Why Believe or Connect with God 2018-96

Why Believe or Connect with God           2018-96

This is a simple question that came to mind when surfing the Web the other day.

An article stated that many millennials (Born between 1980 and 1990’s) do not go to church or any religious place, due to many reasons that were listed. Not only is that a fact but they list “No Religion or belief” as a reason, in most cases.

The thing that was interesting were the comments below the article which were stated by various people responding to the article. I scrolled down and read them, and my first thought was a little over the top of understanding. The reasons were bonified, but they or many of them, were pure hokum. 

Some were legitimate, and I agreed that they had a case, but not against all religions regarding the church portion.

First off, it DOES take “FAITH” to believe in a God or in his son Jesus Christ, the man-God.  Nobody has the ability to look back in the past and see the wounds that Jesus Christ had from the Cruxificition at that time. So, doubting Thomas did and it convinced him that Jesus was who He was, at that time. We today do not have that luxury of seeing and believing with something right in front of us. So, I can understand, somewhat, why the lack of faith is present in society today.

But, using the reasons for not going to church that were used, is a stretch.  I will list some now and explain my thoughts. I could probably write a full discourse about each item, but will not do so now, and only a concise, short thought for each of them.

1. Churches are hypocritical in their thinking.   There are some churches and people that go to them that are hypocritical in practice.  That is not right but is a fact. I will repeat this— NOT ALL are that way. To use this broad statement is not only incorrect, but inconsistent with reality.

2. Churches are money grabbing and should be taxed.  Churches need money to exist, support community endeavors and pay for other needs.  To tax them is not going to do anything, except put many out of existence.  If any church DEMANDS people to give money to them or to tithe at 10%, then that is THAT church or religion, NOT ALL of them. If you tithe fine, if you give what you can, fine, if you just go to church and not contribute, fine, so be it.

3. People are judgmental.   Not right, but is so in some cases where humans are going to and exist. This is true in society as a whole, not right, but a fact. But NOT ALL are that way. People being judgmental exists everywhere, so saying a church or religion is so, is a fact, but not the absolute truth.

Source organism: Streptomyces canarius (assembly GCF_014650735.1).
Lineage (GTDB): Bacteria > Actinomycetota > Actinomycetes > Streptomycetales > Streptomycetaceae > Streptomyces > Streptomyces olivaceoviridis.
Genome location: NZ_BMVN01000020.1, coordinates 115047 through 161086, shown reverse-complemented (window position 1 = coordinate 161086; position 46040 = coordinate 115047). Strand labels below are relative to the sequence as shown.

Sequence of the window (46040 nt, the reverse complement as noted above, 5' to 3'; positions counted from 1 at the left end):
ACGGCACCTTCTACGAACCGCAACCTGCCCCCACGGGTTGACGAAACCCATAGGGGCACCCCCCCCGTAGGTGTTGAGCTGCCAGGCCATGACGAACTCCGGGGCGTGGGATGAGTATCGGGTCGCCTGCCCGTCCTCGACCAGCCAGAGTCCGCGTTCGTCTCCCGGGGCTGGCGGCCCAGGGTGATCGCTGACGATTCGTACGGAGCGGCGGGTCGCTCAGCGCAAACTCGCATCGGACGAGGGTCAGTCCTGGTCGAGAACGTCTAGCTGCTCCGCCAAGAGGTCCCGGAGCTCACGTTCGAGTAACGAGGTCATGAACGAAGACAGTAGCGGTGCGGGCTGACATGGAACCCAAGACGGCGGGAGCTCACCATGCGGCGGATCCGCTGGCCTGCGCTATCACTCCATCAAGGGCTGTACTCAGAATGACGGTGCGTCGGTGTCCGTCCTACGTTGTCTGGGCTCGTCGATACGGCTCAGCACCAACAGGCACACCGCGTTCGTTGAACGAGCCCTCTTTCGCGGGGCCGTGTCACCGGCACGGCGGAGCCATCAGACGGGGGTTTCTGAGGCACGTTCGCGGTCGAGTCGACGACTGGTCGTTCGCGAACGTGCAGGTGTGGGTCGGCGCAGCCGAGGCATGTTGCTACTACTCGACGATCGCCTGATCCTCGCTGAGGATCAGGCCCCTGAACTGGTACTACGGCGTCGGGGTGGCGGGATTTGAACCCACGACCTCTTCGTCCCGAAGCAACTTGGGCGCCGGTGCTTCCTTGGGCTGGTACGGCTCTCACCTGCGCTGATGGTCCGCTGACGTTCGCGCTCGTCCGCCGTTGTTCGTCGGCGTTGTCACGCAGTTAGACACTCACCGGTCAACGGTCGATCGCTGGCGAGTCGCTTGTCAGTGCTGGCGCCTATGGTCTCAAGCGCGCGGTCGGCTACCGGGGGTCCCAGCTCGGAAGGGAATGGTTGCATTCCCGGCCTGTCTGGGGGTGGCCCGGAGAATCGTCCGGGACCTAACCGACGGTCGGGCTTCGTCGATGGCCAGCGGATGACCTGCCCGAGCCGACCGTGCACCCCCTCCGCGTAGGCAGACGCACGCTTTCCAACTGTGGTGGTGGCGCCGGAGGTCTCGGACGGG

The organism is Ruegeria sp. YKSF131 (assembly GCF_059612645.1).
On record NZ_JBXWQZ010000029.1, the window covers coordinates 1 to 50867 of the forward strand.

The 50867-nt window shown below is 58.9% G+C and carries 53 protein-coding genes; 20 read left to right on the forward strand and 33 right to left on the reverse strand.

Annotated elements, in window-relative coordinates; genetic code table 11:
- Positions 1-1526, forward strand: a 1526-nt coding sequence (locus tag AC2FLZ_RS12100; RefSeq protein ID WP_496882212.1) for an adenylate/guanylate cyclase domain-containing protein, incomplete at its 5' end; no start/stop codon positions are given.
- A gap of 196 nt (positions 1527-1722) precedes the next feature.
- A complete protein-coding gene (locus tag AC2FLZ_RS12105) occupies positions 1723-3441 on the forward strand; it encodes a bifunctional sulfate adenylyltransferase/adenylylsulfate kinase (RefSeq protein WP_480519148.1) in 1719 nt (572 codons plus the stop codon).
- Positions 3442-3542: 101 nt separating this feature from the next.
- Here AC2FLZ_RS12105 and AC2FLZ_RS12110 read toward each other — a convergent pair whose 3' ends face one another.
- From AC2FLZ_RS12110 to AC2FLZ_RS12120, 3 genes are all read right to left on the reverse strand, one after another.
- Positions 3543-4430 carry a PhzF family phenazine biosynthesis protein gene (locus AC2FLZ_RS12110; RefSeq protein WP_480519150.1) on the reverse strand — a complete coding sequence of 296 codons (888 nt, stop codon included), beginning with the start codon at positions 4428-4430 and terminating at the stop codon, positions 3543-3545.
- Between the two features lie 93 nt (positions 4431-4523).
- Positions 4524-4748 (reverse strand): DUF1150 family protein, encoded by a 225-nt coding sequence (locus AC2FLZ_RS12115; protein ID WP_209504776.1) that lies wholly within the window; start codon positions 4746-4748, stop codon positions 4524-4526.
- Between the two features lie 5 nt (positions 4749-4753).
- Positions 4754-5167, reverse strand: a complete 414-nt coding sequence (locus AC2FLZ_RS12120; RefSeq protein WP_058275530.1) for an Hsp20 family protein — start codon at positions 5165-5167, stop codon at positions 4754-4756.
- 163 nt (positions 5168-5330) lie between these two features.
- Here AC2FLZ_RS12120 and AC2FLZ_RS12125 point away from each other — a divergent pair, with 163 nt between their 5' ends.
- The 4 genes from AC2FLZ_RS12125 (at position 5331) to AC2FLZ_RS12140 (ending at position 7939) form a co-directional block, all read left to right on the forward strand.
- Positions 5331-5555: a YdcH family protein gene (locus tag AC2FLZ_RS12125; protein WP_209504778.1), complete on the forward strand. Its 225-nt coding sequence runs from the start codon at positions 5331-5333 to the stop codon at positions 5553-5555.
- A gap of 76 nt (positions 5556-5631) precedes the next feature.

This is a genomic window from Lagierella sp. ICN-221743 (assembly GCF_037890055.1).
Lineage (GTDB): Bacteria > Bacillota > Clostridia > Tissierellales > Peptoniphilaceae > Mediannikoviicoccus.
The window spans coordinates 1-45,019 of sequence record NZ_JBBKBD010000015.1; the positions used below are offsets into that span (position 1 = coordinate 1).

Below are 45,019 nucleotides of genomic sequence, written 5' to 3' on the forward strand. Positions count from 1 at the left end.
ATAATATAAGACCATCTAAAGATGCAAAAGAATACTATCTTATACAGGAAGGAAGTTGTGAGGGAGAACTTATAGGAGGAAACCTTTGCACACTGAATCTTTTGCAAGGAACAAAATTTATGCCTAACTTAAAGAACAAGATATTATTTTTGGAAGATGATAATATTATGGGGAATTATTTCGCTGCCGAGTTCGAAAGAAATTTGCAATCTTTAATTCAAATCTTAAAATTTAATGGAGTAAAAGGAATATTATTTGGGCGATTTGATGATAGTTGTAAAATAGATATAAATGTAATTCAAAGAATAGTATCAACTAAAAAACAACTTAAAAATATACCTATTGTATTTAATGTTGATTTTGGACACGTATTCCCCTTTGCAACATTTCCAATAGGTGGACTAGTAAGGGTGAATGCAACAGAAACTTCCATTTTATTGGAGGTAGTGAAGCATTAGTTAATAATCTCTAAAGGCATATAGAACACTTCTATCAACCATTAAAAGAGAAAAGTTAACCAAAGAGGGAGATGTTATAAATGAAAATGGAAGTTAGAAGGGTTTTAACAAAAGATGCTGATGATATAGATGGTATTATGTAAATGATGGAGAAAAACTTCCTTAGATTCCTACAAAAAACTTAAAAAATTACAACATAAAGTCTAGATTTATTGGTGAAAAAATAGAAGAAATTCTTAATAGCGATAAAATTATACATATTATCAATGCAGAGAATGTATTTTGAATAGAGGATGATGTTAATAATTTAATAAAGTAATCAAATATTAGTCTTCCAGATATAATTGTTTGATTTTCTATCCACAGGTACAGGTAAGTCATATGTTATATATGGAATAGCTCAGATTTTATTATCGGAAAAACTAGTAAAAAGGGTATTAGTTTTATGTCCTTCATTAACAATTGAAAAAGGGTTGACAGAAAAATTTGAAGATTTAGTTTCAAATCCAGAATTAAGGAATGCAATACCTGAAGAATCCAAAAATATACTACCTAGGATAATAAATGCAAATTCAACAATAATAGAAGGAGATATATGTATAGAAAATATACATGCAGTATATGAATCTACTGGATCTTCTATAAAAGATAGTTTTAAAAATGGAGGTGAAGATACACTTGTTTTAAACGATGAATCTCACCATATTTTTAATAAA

4.  People in churches are prejudicial towards gays and blacks (if a white church). Not right, but if so, they do NOT represent the majority or churches in general, as a whole. There ARE churches in most locations of the country that have an accepting attitude of everyone welcome; they have to be found and usually on the internet  they state this fact.                      

5. Children are molested by leaders in the church. This HAS happened and is wrong and sometimes, even covered up, but does NOT represent churches in general.  I would think that this is even a rare factor overall for churches in general; sad but true.

6. Too many rules, regulations, dictates, and laws. The only list that counts are the Ten Commandments, for the individual, and internal church ones are subject to change if needed and desired. There has to be some way of guidance for any organization to run and function. Many churches have “Constitutions” that show how the church is run, how it should react to situations, and these are needed, just like the country of the United States, has now.

7. Too many churches with just old people in them. That is a problem for some churches in certain locations, again due to the times.  Getting younger couples to attend is difficult if there are none now in a particular church. Maybe if those young people attended, that church would change for a betterment.

8. Fake stories in the Bible equal lies.  The Old Testament has many “stories”, which are there to make a point, but they do not mean the story is accurate or absolutely true.  They are stories; period. Some religions have beliefs that everything in the Bible is correct, which is wrong in my mind.

9. No proof of Jesus being the Son of God.  There is no birth certificate of Jesus; again, Faith works. The desire to believe also has to be there, and if not, well that is too bad.

10. God does NOT show Himself or talk to us today.  Hmmm, I will deny this as a fact and say that maybe the person did not look or listen, therefore did not see or hear. God is everywhere and most importantly, always Present, always aware, always active, for those that need. He is also alive, to those that will just give Him a chance to react to our needs.

ll. Prayers not answered.  Depends on the prayer and circumstances, which may or may not be accurate of a statement.  God does His thing in His way and in His time, so this is not an absolute. If a prayer for winning the lottery, for instance, to a certain person is not answered, it does not mean He is not there, just was not your time to win. If a wife or mother died and you prayed that they would not, perhaps it was time for them to go; sad!!!  God works in His way, not ours and that is hard to understand for many.

I would rather those that commented did so with honest reply’s, instead of personal hokum type responses. To give a reason for not believing or not going to church for a GOOD reason is one thing, but I don’t think many of the above, are bonified reasons overall.